Before we throw the baby out with the bathwater, let’s take a step back to understand the real issues
By Claudine Kapel
Many organizations are critical of their performance management process – and with good reason.
For many, performance management is just an unpleasant administrative task involving reporting on employee goal attainment and assigning performance ratings – two activities that deliver limited value to departmental performance in the moment.
Frustration with the process has prompted some leaders to press for either doing away with performance ratings or eliminating performance management altogether.
But before we throw out the baby with the bathwater, let’s take a step back to understand the real issues, as well as how some of the challenges might be addressed.
First, despite all the rhetoric, most organizations today still engage in performance management because it is not a program that can be eliminated, but rather a process for getting work done through people. And organizations will always need a way to facilitate how work is assigned, undertaken, managed and reviewed.
In addition, many organizations want a system for managing how employees are compensated, developed, and deployed. And a performance management process typically provides key inputs to be considered when making decisions on pay, training, and promotions.
So, while many managers and employees don’t like or value the process, the tasks associated with performance management are central to how any effective business or operation is managed. Essentially, we can’t live with performance management – but we also can’t live without it.
Best practices to performance management
That said, some savvy organizations are leading the way in reinventing performance management so it delivers greater value. Kapel and Associates recently completed a study on emerging and best practices to better understand how these changes are unfolding.
Overall, what generally leads performance management to falter is the lack of attention to the specific needs of its three major stakeholder groups – leaders, people managers and employees – and the extent to which these needs are being met.
Simply put, leaders and managers want to be able to recruit and retain top talent, and they want their people to deliver their best to help the department and the organization achieve their priority objectives.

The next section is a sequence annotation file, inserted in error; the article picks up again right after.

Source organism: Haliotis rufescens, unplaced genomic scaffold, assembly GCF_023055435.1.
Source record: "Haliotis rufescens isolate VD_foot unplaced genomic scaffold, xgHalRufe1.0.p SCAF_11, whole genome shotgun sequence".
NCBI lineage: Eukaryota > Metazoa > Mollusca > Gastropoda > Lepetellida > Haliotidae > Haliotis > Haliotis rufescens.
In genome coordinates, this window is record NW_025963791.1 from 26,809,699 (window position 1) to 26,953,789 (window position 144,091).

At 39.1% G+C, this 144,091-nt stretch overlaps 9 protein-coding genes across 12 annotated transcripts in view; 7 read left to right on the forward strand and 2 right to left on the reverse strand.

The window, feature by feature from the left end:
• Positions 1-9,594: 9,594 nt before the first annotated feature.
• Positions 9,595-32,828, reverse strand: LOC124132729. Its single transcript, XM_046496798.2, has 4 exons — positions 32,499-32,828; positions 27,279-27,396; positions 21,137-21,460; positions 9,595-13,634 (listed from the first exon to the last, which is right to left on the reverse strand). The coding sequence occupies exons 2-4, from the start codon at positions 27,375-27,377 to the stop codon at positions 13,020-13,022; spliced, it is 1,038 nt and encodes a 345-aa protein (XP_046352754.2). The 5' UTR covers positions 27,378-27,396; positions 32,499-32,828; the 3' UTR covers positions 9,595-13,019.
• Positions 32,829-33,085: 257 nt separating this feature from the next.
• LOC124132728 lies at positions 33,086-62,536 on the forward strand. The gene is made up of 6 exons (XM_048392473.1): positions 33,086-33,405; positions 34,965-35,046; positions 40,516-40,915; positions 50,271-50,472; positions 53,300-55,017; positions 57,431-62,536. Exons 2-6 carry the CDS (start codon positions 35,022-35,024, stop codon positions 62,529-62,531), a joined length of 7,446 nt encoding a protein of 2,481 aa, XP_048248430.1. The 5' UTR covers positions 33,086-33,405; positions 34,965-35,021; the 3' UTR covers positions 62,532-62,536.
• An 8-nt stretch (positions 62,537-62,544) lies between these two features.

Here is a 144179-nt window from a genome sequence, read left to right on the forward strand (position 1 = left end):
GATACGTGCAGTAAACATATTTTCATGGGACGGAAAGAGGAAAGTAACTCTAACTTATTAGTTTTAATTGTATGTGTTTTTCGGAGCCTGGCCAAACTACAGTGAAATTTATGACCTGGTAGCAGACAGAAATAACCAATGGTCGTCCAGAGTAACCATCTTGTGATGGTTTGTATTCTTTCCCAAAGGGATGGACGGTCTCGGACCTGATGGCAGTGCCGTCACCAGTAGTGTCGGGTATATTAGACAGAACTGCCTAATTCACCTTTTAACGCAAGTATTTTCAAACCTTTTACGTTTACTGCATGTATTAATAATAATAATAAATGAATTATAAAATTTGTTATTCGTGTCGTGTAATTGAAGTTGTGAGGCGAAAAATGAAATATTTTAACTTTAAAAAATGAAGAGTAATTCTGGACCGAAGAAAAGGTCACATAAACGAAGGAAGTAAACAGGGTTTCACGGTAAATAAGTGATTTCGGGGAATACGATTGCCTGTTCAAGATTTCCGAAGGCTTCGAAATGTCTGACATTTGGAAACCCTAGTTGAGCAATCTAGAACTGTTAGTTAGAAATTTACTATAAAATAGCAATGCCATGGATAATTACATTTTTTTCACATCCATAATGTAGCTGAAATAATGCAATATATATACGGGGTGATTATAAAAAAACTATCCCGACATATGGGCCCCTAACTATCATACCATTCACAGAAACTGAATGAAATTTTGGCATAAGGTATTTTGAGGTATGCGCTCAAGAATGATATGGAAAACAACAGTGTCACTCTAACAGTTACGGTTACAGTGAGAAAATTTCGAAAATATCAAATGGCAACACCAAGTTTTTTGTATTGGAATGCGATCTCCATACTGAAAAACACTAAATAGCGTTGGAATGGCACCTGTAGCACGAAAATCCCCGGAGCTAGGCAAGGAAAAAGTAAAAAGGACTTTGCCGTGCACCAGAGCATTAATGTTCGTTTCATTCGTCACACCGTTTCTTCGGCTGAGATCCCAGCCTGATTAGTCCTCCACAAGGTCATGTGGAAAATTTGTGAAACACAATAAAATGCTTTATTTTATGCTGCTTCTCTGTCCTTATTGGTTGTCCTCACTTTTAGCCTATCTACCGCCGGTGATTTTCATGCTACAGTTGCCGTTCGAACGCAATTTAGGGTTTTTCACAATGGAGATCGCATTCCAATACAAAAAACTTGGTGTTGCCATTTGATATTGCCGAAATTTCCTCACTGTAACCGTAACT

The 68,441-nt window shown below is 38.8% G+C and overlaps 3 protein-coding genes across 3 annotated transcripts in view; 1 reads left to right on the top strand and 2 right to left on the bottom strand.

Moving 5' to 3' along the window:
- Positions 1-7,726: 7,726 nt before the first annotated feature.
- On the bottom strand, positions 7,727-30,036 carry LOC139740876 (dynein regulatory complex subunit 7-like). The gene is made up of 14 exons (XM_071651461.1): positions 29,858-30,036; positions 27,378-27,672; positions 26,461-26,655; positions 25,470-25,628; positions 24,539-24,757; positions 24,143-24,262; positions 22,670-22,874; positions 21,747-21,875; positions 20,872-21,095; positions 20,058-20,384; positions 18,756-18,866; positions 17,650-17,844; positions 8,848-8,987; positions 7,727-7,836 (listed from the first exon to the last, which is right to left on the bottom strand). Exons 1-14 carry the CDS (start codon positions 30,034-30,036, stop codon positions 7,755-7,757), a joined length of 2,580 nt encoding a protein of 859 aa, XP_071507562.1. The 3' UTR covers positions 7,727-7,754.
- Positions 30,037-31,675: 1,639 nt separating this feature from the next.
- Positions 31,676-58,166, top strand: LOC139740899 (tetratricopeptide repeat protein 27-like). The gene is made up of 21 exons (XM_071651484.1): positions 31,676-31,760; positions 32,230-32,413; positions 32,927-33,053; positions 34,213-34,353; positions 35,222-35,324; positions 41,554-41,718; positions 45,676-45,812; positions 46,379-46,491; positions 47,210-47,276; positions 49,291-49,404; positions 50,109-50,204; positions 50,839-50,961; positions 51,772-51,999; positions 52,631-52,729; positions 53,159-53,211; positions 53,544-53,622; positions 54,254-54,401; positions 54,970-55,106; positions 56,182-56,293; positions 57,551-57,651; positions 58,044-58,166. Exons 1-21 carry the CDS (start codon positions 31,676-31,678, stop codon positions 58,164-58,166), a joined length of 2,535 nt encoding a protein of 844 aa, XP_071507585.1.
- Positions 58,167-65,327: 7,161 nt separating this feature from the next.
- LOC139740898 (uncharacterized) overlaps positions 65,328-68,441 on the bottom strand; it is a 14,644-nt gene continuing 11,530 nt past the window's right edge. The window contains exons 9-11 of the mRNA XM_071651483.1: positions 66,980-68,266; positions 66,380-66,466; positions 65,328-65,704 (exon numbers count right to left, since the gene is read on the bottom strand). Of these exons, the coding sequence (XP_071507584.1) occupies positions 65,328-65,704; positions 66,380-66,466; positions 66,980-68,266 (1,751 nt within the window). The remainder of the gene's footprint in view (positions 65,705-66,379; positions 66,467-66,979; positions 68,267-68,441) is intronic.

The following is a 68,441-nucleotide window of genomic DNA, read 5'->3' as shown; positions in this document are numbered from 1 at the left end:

Similarly, employees generally want to do their best, and they also want their manager to support and guide them, when needed, so they can be successful. And they’re looking for a lot more than just “feedback.” They want coaching and advice on how to solve problems, build relationships, and get the job done right. In addition, they want to be rewarded and recognized for their contributions, including through development and advancement opportunities.
Most of the things people want out of performance management relate to how work unfolds in the moment, with an eye on current and future success. But the typical performance process delivers just the opposite. It involves looking back and judging the past without necessarily fostering the dialogue and coaching needed to make the current employee experience positive and productive.
The employers that are most positive about performance management are taking a similar approach. In particular, they:
- leverage goal setting as a means of connecting employees and their work to the broader priorities of their departments and the organization overall
- emphasize day-to-day interactions between managers and employees, focused on solving problems, achieving department objectives and delivering a positive employee experience in the “now”
- emphasize ongoing coaching and development instead of the delivery of “feedback” once or twice a year
- use customized competency models that are relevant to the user group and applied as part of day-to-day people management activities
- use a simplified performance rating scale that contains just a few key levels, so managers aren’t forced to split hairs when scoring their people
- consider not only employee performance, but also employee potential, when developing their talent strategies.
Figuring out pay for performance
As organizations rethink their approach to performance management, one common stumbling block is how best to address the link between pay and performance.
But budgets for salary and wage increases have been quite modest for as far back as most people can remember. That means the dollars given to top performers aren’t really that much more than what are awarded to everyone else.
This is one of the reasons why the process of rating performance is so unpopular with managers and employees alike. It is also why simplifying rating scales can be helpful. There is no point in distinguishing across multiple levels of performance if there are no dollars to make corresponding distinctions in rewards.
The compensation dimension will hopefully be resolved in time, but that is a story for another day. In the meantime, organizations have ample opportunities to take performance management to a new level, where it is elevated beyond being just a burdensome administrative task to a process that delivers real value.
Claudine Kapel is principal of Kapel and Associates, a compensation and human resources consulting firm based in Toronto. She can be reached at email@example.com.